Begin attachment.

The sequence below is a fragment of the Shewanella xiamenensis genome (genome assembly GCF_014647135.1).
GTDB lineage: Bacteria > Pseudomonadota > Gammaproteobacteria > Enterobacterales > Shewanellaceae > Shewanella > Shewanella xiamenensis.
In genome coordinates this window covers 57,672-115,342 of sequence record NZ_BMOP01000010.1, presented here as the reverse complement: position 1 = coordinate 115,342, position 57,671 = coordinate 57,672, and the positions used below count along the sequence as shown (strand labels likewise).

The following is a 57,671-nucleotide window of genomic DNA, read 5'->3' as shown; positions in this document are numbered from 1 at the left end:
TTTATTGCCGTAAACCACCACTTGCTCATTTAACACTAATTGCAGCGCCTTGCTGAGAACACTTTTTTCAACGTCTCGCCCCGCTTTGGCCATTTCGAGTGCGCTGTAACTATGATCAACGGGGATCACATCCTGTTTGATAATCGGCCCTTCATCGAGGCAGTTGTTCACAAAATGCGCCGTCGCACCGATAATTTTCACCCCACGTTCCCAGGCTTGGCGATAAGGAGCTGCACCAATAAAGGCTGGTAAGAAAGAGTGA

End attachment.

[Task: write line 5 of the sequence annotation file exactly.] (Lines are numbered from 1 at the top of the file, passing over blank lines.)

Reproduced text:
TTTATTGCCGTAAACCACCACTTGCTCATTTAACACTAATTGCAGCGCCTTGCTGAGAACACTTTTTTCAACGTCTCGCCCCGCTTTGGCCATTTCGAGTGCGCTGTAACTATGATCAACGGGGATCACATCCTGTTTGATAATCGGCCCTTCATCGAGGCAGTTGTTCACAAAATGCGCCGTCGCACCGATAATTTTCACCCCACGTTCCCAGGCTTGGCGATAAGGAGCTGCACCAATAAAGGCTGGTAAGAAAGAGTGA